Welfare reform and the benefits system have been high on the news agenda recently, but an often overlooked issue is the persistent problem of pensioner poverty. With 1.7m pensioners (14%) currently living in poverty, and £5.5bn pounds of benefits left unclaimed by pensioners, Age UK has re-launched its Let’s Talk Money campaign.
A significant amount of research highlights that there are many reasons why older people aren’t claiming the benefits that they are entitled to – from a perception that the application process is too complicated, to the belief that they don’t qualify.
With so many people slipping through the net, Age UK aims to challenge the myths around eligibility, and encourage older people to claim the benefits that they are entitled to so that they can make the most of later life.
The campaign continues to focus on encouraging older people to claim the benefits they are entitled to, such as Pension Credit, Housing Benefit and Attendance Allowance.
People on low incomes can use the extra money that benefits provide to pay for utility bills, broken appliances or some much needed help around the house – removing financial stress that is a burden for so many. Continue reading “Let’s Talk Money”
Age UK’s Moneybus has helped older people claim more than £300,000 in health and income benefits. Sponsored by Legal and General, the Moneybus visited English regions with the highest number of older people that are eligible for financial benefits, but haven’t claimed – Cheshire, Leeds, East Riding, Bradford and District, Country Durham, Northumberland and Wiltshire. Pippa Webster, who manages Age UK Salisbury’s Information and Advice department, tell us about her experience on the bus.
When the Moneybus came to Salisbury at the beginning of October, I spent the day giving advice to all those who climbed aboard. The organisation of the event and the Age UK volunteers who came as support were absolutely fantastic – giving away 950 goody bags and encouraging more than 50 people to come into the bus to discuss the benefits they might be entitled to.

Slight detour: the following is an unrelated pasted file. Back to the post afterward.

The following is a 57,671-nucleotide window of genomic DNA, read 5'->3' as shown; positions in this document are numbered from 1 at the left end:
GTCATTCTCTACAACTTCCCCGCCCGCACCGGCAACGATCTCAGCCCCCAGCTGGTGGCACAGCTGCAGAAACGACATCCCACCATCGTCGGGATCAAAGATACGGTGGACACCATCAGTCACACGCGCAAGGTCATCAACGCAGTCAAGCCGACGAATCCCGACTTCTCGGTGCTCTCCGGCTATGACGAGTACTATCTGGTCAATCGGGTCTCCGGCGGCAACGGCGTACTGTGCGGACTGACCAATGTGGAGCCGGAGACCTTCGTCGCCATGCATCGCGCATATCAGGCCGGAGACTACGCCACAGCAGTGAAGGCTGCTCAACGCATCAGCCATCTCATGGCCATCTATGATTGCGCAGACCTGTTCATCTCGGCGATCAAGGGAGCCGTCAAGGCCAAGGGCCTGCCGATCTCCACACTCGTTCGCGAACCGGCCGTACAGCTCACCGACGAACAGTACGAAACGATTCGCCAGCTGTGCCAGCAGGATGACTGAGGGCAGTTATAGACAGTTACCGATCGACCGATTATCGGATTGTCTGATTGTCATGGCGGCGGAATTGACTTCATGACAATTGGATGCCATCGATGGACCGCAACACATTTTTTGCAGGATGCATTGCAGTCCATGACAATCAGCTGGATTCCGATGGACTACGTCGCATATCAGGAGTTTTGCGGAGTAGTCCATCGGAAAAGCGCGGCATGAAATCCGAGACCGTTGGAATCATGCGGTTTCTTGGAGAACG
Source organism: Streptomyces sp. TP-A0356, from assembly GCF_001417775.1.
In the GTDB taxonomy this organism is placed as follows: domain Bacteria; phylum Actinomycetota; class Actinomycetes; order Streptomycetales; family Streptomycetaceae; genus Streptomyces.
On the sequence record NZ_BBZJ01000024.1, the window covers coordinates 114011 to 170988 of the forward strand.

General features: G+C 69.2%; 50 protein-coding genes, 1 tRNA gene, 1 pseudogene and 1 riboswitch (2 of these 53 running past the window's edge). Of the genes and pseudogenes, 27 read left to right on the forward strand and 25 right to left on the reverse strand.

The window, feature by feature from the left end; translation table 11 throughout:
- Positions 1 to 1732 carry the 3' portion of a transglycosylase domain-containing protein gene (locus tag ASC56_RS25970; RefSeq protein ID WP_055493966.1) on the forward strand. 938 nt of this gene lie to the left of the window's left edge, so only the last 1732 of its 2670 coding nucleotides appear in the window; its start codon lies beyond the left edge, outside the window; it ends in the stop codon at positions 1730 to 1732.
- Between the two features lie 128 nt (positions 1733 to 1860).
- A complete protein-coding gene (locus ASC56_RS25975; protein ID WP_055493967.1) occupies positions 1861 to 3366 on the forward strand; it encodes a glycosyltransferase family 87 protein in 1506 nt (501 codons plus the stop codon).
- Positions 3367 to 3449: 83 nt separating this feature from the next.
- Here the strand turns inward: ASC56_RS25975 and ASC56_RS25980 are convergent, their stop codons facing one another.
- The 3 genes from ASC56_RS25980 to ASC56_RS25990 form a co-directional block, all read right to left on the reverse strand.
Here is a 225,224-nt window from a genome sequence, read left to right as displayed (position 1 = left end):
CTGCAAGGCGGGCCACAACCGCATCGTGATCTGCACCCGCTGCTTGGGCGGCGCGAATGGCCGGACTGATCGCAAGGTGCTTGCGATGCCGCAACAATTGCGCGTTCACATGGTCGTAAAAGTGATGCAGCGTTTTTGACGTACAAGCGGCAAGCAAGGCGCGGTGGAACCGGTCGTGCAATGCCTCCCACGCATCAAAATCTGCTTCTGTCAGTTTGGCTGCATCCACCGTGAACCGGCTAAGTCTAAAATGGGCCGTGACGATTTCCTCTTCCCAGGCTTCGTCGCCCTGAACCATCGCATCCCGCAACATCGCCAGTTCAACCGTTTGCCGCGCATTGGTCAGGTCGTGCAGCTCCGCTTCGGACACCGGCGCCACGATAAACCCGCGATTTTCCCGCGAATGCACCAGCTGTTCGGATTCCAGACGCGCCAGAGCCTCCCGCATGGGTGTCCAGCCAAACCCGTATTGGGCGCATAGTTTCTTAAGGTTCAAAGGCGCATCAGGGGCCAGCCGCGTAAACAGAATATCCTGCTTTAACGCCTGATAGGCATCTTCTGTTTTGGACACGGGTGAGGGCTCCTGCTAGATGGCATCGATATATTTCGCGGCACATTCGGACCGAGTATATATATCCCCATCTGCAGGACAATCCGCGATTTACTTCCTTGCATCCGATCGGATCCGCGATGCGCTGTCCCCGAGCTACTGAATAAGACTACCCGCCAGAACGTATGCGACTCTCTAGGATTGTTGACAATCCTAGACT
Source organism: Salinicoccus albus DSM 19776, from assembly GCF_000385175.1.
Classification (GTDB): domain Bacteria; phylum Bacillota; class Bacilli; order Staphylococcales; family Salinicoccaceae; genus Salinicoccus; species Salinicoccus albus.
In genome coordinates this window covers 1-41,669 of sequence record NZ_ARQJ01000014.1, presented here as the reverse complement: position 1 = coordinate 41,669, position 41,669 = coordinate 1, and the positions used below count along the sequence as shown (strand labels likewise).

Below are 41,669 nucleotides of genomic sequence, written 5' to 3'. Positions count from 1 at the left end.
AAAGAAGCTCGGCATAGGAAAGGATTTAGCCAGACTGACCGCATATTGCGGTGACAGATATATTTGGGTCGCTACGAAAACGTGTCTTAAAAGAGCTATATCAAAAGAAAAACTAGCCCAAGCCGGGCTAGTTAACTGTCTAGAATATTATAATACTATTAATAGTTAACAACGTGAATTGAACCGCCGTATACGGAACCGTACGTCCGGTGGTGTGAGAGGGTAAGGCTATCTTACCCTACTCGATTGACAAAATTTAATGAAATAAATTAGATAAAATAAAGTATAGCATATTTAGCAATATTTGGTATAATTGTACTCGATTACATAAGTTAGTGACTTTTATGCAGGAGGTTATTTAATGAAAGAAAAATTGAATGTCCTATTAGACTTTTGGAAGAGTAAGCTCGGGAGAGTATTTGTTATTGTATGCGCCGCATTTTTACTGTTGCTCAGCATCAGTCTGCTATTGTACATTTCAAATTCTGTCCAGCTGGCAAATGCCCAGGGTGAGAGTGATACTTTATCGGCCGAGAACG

Although it was a bit of a tight squeeze at times, it was remarkable how many older people came along to see us who weren’t at all perturbed at discussing their financial situation with us on a bus! Continue reading “All aboard the Moneybus”
We carried out a piece of research which studied whether the proportion of older residents in lower super output areas (LSOA) in England receiving disability living allowance and attendance allowance was statistically related to the degree of income poverty among older people in the area. (LSOAs are geographical areas with a mean population of 1,500 people; there are 32,482 LSOAs in England). The paper was peer-reviewed and was just published in the Journal of Maps (http://www.tandfonline.com/doi/abs/10.1080/17445647.2012.695441).
We applied a number of spatial econometric techniques, given the geographical nature of the data. The data for beneficiaries come from the Department for Work and Pensions. Income poverty among older people is one of the indicators compiled by the Social Disadvantage Research Centre at the Department of Social Policy and Social Work at the University of Oxford. The estimates of total population by age are from the Office for National Statistics.
We found a greater concentration of DLA and AA recipients over state pension age living in deprived areas than in more affluent areas: nearly 30 per cent older beneficiaries live in the 20 per cent poorest of areas and approaching two thirds live in the poorest half of areas.
Even after accounting for significant spatial effects, we still found a strong, positive relationship between proportion of beneficiaries and proportion of older people in poverty .
These allowances are therefore benefiting more deprived communities.
The study does not allow us to affirm that the allowances are directly benefiting older people in lower income. However we can conclude that these benefits, although not means-tested, would be partially addressing the geographical inequalities in income of older people across England.
Reducing or eliminating these benefits would hit the harder the poorer the neighbourhood.
Last year, Age UK helped 500,000 people put £120million back in their pockets through free benefits information and advice. This year, we will continue to break down the barriers that prevent people from claiming, in particular older people not realising that they are eligible for some additional income. For more information, please visit www.ageuk.org.uk/moremoney
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